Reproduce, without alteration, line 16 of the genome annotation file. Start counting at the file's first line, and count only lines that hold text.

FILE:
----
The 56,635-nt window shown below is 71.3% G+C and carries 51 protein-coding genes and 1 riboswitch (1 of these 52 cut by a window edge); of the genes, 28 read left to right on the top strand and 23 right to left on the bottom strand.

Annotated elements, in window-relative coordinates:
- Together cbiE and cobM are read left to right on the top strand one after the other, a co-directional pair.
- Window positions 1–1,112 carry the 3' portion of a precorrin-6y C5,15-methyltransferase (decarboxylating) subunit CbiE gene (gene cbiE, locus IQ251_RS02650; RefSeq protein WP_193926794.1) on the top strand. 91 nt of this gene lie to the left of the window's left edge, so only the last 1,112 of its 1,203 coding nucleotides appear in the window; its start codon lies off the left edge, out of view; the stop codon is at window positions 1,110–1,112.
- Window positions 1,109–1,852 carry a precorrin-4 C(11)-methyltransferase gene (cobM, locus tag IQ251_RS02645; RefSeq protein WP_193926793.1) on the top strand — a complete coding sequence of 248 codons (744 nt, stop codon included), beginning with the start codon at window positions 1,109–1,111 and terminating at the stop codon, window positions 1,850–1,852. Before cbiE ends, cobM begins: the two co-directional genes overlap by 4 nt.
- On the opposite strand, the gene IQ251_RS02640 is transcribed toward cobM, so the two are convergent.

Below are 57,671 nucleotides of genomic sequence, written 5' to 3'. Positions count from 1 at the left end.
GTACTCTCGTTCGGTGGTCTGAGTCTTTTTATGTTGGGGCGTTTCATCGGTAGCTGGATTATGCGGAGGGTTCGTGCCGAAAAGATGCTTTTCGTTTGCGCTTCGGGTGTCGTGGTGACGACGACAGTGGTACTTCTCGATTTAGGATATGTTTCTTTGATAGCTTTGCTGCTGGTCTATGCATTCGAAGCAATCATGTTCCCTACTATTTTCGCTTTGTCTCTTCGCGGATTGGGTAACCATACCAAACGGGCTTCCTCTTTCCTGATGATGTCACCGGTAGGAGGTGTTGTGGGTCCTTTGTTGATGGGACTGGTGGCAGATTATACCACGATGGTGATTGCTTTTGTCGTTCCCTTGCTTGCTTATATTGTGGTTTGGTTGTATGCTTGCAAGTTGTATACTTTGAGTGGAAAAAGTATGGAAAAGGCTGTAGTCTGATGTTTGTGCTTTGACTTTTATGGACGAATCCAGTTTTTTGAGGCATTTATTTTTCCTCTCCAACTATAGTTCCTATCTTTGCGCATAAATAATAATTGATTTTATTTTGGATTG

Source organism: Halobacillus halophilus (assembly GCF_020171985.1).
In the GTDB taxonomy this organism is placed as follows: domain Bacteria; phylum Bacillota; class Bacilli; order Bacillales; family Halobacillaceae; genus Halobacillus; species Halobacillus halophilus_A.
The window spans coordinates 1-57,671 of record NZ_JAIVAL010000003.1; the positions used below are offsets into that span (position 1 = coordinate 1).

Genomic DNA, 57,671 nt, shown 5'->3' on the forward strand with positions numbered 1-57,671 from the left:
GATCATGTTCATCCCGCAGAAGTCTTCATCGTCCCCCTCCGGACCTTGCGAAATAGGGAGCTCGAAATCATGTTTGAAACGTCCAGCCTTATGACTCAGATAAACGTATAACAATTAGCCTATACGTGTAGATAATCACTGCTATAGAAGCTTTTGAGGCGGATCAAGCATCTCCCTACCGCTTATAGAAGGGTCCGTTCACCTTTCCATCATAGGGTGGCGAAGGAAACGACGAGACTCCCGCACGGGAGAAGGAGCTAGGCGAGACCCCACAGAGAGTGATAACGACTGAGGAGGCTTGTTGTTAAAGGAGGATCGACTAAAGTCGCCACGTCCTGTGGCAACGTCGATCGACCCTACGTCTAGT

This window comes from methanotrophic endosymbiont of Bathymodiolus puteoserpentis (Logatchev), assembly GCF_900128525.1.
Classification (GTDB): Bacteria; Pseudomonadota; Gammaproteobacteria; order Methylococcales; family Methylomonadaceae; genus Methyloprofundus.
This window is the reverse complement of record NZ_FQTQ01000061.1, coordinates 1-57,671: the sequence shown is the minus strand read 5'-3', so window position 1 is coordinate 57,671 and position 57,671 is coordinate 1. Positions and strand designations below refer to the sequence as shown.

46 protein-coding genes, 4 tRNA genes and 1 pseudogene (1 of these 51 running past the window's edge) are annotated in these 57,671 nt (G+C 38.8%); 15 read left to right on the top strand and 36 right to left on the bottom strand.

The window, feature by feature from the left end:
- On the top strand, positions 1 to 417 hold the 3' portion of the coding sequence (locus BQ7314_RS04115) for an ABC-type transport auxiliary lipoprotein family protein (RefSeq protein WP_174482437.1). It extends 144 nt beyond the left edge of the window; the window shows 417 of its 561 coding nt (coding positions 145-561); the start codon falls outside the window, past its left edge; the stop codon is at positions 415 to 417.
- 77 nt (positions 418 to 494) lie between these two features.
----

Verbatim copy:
This window is the reverse complement of record NZ_FQTQ01000061.1, coordinates 1-57,671: the sequence shown is the minus strand read 5'-3', so window position 1 is coordinate 57,671 and position 57,671 is coordinate 1. Positions and strand designations below refer to the sequence as shown.